Tei Kakun

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A work of calligraphy by Kakun, donated to the Okinawa Prefectural Museum by the Kamiyama family, into which Shô Yaeko, the fifth daughter of King Shô Tai, had married
  • Born: 1767
  • Died: 1832
  • Titles: 古波蔵親方 (Kohagura ueekata)
  • Other Names: 古波蔵爾方 (Kohagura Jihou), 泰橋 (C: Tài Qiáo / J: Tai Kyô)
  • Japanese/Chinese: 嘉訓 (Tei Kakun / Zhèng Jiāxun)

Tei Kakun, also known by his Ryukyuan-style name Kohagura Jihô, was a prominent Ryukyuan calligrapher of the 18th-19th centuries. He was the 16th head of the Tei family, which traced its descent from the 14th century Chinese immigrant Tei Gisai.

He was born in Kumemura, and at 25 was appointed assistant to the kanjihô. He traveled to Fuzhou as a student in 1796, and would later travel to China three more times, as a member of tribute missions, including once as vice envoy (seigi daifu) in 1808. He also served as the gieisei (head of street musicians) on a Ryukyuan embassy to Edo in 1806.[1] Later on, for a year and a half[1] from 1816 onward, he was ordered by the lord of Satsuma han to travel to Kagoshima, to teach calligraphy.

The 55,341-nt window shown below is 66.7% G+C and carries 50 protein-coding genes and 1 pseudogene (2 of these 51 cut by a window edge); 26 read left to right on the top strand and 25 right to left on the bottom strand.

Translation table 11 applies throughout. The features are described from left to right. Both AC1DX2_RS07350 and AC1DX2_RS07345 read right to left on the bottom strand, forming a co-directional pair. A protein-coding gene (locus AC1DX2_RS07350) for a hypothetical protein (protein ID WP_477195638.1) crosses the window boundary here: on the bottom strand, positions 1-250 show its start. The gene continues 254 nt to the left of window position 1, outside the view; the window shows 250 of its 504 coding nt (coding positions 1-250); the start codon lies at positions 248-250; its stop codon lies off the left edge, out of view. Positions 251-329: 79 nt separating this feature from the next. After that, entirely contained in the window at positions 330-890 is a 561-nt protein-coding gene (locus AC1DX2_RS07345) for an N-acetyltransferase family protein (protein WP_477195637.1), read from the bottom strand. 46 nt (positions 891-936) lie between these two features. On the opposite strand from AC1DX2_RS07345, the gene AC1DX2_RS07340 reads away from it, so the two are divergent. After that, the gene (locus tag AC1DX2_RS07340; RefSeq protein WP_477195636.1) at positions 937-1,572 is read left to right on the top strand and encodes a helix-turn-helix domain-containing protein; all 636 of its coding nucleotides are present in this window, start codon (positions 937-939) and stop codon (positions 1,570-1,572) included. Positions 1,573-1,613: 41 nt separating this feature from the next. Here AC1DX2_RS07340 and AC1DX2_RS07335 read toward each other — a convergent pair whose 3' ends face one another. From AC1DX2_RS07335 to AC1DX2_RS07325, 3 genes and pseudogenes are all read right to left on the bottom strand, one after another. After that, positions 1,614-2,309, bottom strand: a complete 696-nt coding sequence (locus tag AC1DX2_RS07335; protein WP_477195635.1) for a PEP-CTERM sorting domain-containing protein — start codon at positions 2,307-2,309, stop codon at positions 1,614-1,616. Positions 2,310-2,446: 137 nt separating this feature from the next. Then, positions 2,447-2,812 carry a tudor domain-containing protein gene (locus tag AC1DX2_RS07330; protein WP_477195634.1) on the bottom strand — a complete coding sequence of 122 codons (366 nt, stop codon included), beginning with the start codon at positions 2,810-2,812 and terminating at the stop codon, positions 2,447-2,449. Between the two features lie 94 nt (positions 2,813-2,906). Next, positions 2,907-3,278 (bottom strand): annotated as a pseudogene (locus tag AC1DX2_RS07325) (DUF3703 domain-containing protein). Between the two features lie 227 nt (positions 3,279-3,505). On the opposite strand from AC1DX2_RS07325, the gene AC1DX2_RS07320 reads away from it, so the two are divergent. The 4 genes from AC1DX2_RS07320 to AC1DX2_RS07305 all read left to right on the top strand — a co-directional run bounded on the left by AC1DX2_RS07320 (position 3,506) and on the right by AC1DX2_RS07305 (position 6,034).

At age 58, he achieved the highest post in Kumemura, that of sôri tôeishi. A number of works by Kakun survive today.

His eldest son Tei Genkin is known for teaching calligraphy to the gakudôji who traveled to Edo in 1842, while Kakun's second son, Tei Gen'i, also became a noted calligrapher.[2]


  • Gallery labels, Okinawa Prefectural Museum.
  • "Tei Kakun," Okinawa Compact Encyclopedia 沖縄コンパクト事典, Ryukyu Shimpo, 1 March 2003.
  • Gallery labels, "Kuninda - Ryûkyû to Chûgoku no kakehashi," special exhibit, Okinawa Prefectural Museum, Sept 2014.
  1. 1.0 1.1 Shirarezaru Ryûkyû shisetsu 知られざる琉球使節, Fukuyama-shi Tomonoura rekishi minzoku shiryôkan (2006), 28.
  2. "Tei Gen'i," Okinawa Compact Encyclopedia 沖縄コンパクト事典, Ryukyu Shimpo, 1 March 2003.